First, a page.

Poster Presentation Higher Education Research and Development Society of Australasia 2015

Supporting curriculum development across a university: Central strategies for decentralised professional learning (#341)

Julia Savage 1 , Vikki Pollard 1 , Warren Sellers 1
  1. Deakin University, Burwood, VIC, Australia

Abstract Content (up to 300 words recommended)

Professional learning in higher education during a time of great change and diminishing budgets is a challenging undertaking. How teaching and learning professional development is delivered, who delivers it and how it is evaluated is always a contested space within universities but challenging times drive the need to develop a professional learning strategy that is flexible and effective. One size professional development does not fit all and it is this principle that guides the multi-modal strategy described in this poster. Our central Teaching and Learning Unit had developed a model of multiple modal delivery where academic staff, including those who support the work of academics’ teaching and learning within Faculty, can choose to access resources about teaching and learning online, attend cross-faculty discussion ‘pop-up’ groups and ‘hot topic’ workshops, or, they can collaborate with our central unit’s teaching and learning specialists to create contextualised resources for their Course, School or Faculty.
One challenge we face is the evaluation of the effectiveness of the ‘bespoke’ collaborations we undertake. While we can survey academic participants in discussion groups and workshops, and track online engagement of academics via analytics, evaluation of collaborations between academics in Faculty and central unit teaching and learning specialists is more complex. We can ask for ‘usefulness’ feedback from academics, but the impact of the contextualised resources on student learning is best gauged via the students’ experience of the curriculum. Another challenge we face is making visible to academics the range and flexibility of professional learning approaches we can offer when professional learning is (intentionally) not focused predominantly on traditional lines such as generic workshops.  Developing a curriculum team focus for our collaborative work will help broaden perceptions of what professional learning can look like.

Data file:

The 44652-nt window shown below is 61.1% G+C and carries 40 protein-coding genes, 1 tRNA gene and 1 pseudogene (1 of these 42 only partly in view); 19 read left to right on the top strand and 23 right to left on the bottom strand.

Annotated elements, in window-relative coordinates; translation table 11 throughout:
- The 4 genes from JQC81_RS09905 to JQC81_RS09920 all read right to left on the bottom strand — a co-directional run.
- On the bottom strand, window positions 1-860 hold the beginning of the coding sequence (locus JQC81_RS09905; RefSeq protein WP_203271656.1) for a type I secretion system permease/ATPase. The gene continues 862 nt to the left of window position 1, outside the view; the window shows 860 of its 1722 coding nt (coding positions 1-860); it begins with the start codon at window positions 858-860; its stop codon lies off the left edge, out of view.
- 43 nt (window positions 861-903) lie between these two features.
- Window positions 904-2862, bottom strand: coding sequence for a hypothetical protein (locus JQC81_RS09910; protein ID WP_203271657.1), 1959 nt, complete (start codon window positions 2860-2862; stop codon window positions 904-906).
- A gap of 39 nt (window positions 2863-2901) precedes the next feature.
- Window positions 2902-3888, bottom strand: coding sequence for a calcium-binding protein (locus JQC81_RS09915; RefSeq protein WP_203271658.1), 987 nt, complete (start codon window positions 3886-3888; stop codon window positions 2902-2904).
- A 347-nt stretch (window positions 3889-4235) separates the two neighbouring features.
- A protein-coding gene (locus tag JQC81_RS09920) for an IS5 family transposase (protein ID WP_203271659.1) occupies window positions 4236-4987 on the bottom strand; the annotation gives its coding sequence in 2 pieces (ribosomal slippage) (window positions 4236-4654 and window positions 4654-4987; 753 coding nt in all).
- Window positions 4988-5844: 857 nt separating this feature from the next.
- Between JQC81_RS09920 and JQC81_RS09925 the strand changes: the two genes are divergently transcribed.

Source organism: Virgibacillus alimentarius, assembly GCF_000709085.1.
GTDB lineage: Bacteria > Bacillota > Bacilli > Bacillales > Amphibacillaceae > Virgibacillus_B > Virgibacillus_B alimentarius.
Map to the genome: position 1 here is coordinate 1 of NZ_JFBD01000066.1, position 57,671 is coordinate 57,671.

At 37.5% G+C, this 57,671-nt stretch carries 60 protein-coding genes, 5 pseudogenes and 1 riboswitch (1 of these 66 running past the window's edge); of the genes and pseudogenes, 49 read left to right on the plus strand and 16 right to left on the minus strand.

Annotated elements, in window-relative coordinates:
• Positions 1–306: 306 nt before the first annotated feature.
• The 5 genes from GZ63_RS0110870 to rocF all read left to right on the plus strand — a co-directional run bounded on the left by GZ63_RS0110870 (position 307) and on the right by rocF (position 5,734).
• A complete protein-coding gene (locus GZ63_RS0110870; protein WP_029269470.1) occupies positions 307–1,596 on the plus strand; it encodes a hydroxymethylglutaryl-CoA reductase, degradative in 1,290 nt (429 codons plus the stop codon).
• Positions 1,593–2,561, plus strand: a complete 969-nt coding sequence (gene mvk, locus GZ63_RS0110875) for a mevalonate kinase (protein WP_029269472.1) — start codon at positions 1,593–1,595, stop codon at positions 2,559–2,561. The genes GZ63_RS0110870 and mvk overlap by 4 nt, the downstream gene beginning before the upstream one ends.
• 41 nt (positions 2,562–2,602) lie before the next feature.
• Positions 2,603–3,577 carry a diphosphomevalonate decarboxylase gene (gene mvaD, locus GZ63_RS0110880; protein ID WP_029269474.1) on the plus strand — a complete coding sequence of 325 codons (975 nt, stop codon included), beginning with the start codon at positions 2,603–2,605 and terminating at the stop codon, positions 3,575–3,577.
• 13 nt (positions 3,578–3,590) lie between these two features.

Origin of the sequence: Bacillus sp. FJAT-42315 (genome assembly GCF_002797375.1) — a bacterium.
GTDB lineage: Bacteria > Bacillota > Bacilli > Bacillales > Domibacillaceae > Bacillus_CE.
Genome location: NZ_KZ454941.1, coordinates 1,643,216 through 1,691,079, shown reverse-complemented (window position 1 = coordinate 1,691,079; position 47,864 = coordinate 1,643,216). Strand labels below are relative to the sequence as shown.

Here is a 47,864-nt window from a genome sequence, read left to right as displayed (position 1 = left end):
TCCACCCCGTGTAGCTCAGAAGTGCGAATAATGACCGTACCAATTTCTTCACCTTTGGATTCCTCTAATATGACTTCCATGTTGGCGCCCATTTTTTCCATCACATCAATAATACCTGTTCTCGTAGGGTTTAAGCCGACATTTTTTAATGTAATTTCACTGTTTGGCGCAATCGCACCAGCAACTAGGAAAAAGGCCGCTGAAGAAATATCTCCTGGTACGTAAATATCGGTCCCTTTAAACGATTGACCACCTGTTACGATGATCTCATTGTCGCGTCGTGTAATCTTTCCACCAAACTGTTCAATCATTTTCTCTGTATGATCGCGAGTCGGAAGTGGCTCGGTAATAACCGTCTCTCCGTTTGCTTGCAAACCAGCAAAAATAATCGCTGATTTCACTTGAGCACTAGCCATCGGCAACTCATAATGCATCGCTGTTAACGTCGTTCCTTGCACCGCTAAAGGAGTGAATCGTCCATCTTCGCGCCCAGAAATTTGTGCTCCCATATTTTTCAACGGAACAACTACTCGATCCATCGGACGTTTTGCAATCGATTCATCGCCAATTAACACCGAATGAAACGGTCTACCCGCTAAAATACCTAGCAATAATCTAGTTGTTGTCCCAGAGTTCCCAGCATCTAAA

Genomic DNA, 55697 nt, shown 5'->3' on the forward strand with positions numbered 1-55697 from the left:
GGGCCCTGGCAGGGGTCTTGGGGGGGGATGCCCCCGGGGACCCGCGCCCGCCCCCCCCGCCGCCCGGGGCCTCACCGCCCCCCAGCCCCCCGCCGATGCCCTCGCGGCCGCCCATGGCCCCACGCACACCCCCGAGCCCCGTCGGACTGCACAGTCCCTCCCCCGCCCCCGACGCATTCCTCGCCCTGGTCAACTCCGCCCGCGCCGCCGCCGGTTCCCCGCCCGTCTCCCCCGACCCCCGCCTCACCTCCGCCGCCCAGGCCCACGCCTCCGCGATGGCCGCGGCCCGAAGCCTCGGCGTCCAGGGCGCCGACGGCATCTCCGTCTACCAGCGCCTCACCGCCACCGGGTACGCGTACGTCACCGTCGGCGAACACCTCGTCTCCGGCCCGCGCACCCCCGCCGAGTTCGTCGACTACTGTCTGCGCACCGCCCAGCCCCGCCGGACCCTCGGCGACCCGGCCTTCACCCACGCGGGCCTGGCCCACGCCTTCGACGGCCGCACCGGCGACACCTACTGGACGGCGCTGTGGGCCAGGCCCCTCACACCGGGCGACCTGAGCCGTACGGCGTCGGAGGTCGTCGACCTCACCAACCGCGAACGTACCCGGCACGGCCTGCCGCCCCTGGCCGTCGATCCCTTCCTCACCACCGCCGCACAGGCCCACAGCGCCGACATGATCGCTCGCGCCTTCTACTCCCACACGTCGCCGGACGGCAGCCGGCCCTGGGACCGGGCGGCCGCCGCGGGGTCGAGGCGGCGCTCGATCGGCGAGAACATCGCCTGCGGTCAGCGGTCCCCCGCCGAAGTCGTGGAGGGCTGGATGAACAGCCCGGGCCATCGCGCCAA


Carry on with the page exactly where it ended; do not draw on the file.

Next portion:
Addressing the theme/s of the Conference (up to 200 words recommended)

Navigating uncertainty and complexity

This sub-theme characterises the world our students are entering as graduates. However, academics in higher education are faced with interpreting this uncertain world for students. How do we prepare graduate students to be resilient and creative in their chosen fields as well as maintain their continuous learning approach beyond formal learning? The deep learning skills we desire students to develop to continue their own learning in the workplace or research field require a whole of course approach to curriculum design over the period of an undergraduate degree. While mapping what assessment is done and where graduate capabilities are incorporated over a three year degree assists with aligning graduate skill development, the next task is to develop the teaching and learning strategies and resources to support how the students engage with the assessment task. Are the outcomes visible and understood explicitly by the students? Deep learning such as this is a complex, scholarly teaching approach that can be difficult to navigate for many academics. Our teaching and learning unit acknowledges that academics are best supported through diverse means considering the complexity of the teaching and learning outcomes they are asked to deliver.